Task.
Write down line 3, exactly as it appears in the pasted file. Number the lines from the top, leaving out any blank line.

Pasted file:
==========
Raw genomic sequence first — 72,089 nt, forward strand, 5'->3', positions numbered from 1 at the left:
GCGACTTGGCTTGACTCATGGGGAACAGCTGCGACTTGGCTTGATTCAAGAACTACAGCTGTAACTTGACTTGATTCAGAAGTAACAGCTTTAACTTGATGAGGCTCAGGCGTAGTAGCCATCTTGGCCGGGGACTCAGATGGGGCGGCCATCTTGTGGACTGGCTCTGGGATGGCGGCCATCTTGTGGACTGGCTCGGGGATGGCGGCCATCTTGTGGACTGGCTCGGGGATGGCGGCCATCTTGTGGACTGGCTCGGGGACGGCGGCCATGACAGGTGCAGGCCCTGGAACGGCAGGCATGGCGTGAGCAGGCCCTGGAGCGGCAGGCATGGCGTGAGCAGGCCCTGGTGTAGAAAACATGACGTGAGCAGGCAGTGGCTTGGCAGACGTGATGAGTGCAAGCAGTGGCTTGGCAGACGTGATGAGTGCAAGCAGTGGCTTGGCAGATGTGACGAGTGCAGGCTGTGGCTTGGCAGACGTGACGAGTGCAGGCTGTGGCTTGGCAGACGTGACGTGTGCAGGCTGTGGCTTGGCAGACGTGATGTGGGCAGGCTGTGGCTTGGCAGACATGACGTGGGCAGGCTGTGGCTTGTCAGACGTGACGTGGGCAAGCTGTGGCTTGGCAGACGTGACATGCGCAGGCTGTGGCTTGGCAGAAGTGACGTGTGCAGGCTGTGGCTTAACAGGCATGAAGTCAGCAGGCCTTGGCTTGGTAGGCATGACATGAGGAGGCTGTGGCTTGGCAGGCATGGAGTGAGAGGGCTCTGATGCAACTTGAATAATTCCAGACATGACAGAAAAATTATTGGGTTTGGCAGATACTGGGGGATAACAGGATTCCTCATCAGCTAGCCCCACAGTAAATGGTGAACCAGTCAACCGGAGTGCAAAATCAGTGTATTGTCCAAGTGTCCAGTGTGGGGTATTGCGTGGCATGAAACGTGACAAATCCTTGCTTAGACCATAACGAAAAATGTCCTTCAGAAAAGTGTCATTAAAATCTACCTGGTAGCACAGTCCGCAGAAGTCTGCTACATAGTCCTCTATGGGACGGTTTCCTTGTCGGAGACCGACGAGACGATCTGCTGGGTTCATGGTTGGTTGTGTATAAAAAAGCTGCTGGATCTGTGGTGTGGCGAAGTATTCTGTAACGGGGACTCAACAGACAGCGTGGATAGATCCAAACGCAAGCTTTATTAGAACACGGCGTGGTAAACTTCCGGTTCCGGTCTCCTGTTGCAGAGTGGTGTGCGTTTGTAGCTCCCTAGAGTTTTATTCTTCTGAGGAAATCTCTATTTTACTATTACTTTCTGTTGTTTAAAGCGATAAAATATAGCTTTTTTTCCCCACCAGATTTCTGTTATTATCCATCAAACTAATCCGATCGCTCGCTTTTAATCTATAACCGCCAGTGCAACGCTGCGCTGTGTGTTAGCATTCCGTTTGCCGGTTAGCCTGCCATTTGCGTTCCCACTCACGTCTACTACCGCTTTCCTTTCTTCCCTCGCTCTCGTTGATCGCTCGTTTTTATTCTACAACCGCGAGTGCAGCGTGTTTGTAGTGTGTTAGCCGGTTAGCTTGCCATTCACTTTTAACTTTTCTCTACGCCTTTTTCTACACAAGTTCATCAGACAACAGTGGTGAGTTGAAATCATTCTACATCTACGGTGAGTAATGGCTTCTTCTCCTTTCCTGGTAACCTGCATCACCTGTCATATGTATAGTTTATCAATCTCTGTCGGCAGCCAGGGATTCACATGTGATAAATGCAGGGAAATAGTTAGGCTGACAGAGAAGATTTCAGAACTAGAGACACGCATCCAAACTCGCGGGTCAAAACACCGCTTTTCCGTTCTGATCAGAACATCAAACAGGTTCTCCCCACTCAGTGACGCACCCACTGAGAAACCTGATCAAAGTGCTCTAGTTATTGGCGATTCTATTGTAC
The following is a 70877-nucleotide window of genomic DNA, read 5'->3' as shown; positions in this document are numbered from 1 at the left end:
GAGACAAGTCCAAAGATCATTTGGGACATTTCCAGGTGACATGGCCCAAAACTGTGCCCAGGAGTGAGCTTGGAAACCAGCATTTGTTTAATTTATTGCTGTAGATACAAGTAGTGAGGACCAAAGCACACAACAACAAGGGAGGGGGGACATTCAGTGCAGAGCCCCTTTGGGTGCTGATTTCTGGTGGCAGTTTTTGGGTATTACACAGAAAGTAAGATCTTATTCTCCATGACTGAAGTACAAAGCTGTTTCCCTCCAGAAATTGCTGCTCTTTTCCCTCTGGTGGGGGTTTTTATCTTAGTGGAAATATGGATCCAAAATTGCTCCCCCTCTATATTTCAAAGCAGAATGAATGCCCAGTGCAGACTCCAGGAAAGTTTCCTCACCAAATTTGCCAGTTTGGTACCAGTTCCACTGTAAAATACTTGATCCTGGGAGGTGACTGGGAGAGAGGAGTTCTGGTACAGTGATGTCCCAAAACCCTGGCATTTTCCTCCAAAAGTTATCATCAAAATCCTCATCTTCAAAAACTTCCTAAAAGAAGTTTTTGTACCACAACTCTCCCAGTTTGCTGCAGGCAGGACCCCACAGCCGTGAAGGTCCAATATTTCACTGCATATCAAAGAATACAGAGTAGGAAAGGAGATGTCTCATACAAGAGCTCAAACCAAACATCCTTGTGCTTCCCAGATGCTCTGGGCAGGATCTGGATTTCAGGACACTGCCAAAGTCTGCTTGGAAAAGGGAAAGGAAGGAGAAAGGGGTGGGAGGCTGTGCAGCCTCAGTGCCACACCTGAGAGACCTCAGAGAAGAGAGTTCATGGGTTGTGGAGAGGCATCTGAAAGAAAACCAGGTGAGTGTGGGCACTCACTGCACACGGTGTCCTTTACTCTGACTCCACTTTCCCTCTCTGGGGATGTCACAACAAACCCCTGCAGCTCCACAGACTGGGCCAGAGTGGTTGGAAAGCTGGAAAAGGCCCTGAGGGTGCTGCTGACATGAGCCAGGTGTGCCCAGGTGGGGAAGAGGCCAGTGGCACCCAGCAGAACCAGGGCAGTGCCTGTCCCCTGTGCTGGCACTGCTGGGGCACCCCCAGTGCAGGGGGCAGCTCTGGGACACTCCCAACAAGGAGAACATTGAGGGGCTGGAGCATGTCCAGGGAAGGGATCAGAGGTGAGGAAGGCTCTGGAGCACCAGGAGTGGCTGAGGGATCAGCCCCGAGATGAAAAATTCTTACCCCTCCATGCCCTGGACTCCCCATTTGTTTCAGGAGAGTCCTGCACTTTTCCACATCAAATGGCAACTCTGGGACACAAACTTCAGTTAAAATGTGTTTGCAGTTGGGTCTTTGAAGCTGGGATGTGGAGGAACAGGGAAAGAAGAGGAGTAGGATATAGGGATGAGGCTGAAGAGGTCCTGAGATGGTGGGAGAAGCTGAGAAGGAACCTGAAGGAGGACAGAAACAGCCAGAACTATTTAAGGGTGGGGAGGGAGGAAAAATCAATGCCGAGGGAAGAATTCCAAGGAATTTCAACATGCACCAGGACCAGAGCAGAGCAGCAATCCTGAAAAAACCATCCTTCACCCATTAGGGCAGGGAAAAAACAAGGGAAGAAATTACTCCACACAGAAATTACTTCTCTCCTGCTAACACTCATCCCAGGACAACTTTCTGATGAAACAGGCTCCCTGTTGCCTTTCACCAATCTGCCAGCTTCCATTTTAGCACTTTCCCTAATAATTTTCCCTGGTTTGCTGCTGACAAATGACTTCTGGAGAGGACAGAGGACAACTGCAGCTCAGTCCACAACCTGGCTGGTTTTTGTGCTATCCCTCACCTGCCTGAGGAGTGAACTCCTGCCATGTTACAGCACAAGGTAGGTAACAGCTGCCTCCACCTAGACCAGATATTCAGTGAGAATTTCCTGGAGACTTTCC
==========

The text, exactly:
The following is a 70877-nucleotide window of genomic DNA, read 5'->3' as shown; positions in this document are numbered from 1 at the left end: